At once, it is clear that Syzygy have worked out many of the more blatant kinks in their formula. Where the meaty prog composition felt strangely hard to come by on Cosmos and Chaos, The Allegory of Light is dense and tightly-packed with instrumental fireworks. Where in their pre-Syzygy days they would be hinged on concise songwriting and simple tunes, The Allegory of Light boasts three epics, the melodically-inclined "M.O.T.H" (short for 'master of the house'), the densely packed "Zinjanthropus" and the balls-out progstravaganza "The Journey of Myrrdin". On those and the rest, cerebral musicianship and liberal changes in time signature aren't uncommon. Although there's a hint of the pastoral tone of Cosmos and Chaos, it's safe to say that Syzygy made their 'debut' as a far different creature than Witsend. Both are firmly rooted in '70s progressive nostalgia, but The Allegory of Light undoubtedly the more challenging listen of the two.

Of course, there are elements that have crossed over. Syzygy remains a largely instrumental act, and Baldassarre's history as a classical guitarist is evident, certainly in the acoustic "Beggar's Tale". The smell of Genesis still lingers in many of the album's prettier moments, but Syzygy are much closer to the more technical meanderings of Gentle Giant. Although that might seem like a short leap to make (one symph-prog act to another, largely symphonic band), the major distinction lies in the way it manifests itself in the album's atmosphere. I first listened to The Allegory of Light a year ago expecting something along the lines of Steve Hackett, but Syzygy are far too busy with technique to warrant the comparison any longer. On "M.O.T.H" and "Industryopolis", there are even dissonant sections I'd expect to hear from one of the classically-influenced Rock In Opposition bands. Syzygy's own education in classical music surely manifests itself here, albeit in an entirely different manner than the softer sounds of Cosmos.

As we heard only briefly with Witsend with "Circadian Rhythm", Carl Baldassarre once again tries his hand with vocals, if only for the title suite (comprising the first three tracks). While his singing lacks the confidence to have effectively fronted the band full-time, the plainness of his voice has a hearty intimacy to it, the likes of which I've come to love and expect from US symphonic prog. Unsurprisingly for a band of their style, Syzygy offer an expert grasp of their respective instruments. While Cosmos and Chaos tended to highlight Carl Baldassarre's talents predominantly, each of the three Syzygians bring a world of sound to The Allegory of Light. As always, Baldassarre comfortably shifts between proggy pyrotechnics and softer classical guitar, impressing equally with both. Sam Giunta (who only had "Strange Loop II" off Cosmos and Chaos to really show his skills) takes a major role in the compositions with often-weighty organ playing; like some of the early heavy prog bands circa 1970, Syzygy tend to bring their relative 'heaviness' via the keyboard, freeing up the guitar for leads and a melodic role. Perhaps most impressive of all on the record is Paul Mihacevich; the calculated and busy drumwork is multi-faceted and endlessly dynamic. Perhaps it would be premature to say he is one of the greatest unsung drummers in modern progressive rock based on a single album, but he went ahead and confirmed my feelings with 2009's Realms of Eternity, so I think it's fair to say so.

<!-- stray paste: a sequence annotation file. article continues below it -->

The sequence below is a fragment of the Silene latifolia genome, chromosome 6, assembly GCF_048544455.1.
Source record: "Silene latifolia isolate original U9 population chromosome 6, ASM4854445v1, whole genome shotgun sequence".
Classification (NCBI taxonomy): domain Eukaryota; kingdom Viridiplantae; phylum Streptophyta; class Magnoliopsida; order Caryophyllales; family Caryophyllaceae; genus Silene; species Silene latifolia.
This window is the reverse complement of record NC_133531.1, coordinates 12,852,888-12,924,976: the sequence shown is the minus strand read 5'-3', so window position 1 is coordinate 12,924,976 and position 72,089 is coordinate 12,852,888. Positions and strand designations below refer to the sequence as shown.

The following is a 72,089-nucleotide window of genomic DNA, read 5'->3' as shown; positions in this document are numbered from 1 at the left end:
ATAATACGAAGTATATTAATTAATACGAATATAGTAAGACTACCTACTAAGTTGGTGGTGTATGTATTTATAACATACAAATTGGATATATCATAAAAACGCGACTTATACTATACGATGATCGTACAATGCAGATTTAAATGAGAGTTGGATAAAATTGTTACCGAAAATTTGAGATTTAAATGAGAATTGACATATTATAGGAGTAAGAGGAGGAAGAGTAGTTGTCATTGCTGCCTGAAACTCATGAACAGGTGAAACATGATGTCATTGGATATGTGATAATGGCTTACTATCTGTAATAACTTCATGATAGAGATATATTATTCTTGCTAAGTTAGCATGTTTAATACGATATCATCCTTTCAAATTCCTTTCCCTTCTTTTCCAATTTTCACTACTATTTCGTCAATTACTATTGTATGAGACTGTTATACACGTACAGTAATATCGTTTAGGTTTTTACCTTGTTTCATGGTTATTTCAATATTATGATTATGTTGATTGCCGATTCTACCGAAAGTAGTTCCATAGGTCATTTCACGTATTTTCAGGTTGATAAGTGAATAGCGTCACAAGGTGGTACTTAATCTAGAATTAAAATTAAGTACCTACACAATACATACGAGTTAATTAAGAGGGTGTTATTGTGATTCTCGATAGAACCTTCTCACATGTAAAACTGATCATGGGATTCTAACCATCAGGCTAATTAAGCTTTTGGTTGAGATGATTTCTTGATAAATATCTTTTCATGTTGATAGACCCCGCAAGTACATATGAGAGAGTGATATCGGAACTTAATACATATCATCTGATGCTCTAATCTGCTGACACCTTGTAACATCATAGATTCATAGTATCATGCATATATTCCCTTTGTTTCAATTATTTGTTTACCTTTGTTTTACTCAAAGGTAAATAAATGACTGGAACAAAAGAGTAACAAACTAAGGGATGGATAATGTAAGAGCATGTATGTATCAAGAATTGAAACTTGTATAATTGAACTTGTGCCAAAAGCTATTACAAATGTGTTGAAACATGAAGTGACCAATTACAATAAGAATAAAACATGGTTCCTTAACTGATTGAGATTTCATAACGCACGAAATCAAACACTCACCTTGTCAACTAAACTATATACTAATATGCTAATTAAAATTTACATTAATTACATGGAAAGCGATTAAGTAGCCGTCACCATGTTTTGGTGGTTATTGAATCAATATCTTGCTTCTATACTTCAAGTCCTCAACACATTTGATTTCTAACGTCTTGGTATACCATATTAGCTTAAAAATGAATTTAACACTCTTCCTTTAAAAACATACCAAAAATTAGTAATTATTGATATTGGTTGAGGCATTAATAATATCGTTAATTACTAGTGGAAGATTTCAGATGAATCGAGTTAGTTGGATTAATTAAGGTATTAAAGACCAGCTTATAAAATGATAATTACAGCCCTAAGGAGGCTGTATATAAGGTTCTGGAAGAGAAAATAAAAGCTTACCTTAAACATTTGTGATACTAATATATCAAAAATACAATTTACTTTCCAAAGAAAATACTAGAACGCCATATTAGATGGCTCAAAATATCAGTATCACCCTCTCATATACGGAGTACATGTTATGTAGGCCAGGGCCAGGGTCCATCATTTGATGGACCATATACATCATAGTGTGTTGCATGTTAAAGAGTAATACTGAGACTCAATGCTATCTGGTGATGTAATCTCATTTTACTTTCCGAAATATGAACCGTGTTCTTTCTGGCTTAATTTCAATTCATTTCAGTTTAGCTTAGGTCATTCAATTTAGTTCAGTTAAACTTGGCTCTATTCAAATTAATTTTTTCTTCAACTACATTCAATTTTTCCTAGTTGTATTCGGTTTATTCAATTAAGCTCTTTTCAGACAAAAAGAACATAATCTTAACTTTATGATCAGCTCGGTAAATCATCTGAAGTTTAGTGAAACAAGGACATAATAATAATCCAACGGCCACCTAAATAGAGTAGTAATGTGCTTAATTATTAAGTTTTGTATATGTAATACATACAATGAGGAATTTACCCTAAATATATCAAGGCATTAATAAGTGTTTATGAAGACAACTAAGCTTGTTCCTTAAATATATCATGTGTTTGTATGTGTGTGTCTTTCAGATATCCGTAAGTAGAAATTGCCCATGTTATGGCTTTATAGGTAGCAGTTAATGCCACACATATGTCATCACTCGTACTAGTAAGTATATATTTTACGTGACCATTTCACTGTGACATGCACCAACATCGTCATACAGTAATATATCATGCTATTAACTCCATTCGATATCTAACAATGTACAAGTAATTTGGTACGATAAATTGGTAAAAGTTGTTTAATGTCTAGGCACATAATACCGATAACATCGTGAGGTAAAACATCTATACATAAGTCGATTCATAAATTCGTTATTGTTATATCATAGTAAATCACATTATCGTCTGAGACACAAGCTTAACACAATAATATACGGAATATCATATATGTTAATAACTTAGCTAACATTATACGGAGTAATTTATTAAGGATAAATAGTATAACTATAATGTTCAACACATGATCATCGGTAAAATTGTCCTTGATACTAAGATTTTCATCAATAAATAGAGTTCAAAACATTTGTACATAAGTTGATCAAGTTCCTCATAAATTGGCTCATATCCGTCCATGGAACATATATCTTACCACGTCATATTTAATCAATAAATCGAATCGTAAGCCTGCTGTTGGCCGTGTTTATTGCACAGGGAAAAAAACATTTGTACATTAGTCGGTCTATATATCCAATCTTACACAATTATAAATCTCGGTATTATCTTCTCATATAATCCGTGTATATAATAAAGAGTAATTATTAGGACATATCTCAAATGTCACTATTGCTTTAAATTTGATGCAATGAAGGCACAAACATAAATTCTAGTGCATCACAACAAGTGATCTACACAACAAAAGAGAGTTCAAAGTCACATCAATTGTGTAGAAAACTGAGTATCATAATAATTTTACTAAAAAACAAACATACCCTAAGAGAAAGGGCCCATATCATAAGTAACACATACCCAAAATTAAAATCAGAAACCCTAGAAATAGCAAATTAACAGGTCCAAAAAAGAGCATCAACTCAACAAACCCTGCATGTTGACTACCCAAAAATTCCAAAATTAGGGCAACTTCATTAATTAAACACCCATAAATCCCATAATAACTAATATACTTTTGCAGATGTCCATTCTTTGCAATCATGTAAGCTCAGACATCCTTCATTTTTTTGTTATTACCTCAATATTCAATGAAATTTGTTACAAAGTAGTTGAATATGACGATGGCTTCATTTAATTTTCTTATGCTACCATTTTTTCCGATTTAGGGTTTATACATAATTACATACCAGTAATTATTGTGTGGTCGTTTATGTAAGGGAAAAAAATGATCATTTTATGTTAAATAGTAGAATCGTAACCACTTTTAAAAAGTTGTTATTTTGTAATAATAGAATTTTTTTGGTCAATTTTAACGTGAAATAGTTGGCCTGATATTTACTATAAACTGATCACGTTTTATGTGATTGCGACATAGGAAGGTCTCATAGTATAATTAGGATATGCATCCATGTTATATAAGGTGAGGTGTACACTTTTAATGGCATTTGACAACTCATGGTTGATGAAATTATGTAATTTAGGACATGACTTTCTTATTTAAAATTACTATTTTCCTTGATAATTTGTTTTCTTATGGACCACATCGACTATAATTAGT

I'm certainly more impressed by Syzygy's grasp of technique on their second album together, and compared to the part-instrumental prog, part-interlude Cosmos and Chaos, The Allegory of Light's density rewards repeated listens. At the same time, there's a small part of me that misses the 'tautology' of Witsend; specifically, the melodic songcraft they infused into their composition. While many of the tracks here outweigh Cosmos' opener "Voyager" in technical firepower and ambition, are any quite so cleverly written? This is prog rock, made by fans of prog rock, for fans of prog rock, almost to a fault. Syzygy certainly extended their reach with The Allegory of Light, but may have lost some of the honesty that made their debut oddly charming.

Latest members reviews

4 stars "The Allegory of Light" is the second album from the Ohio-based trio known as Syzygy. (Their fist album was recorded under the band name Witsend.) These guys are all exceptional talents on their respective instruments. I love the driving, inventive drumming of Paul Mihacevich - reminds m ... (read more)

Report this review (#119841) | Posted by Squire Jaco | Thursday, April 26, 2007 | Review Permanlink

4 stars Syzygy, the band reformed from Witsend, delivers a catchy, intelligent, and interesting mostly-instrumental record. This album is ideal to any fan of The Flower Kings, Gentle Giant, The Moody Blues, and Van Der Graff Generator. It is difficult to put a finger on exactly what trhey sound like, ... (read more)

Report this review (#24855) | Posted by | Thursday, October 28, 2004 | Review Permanlink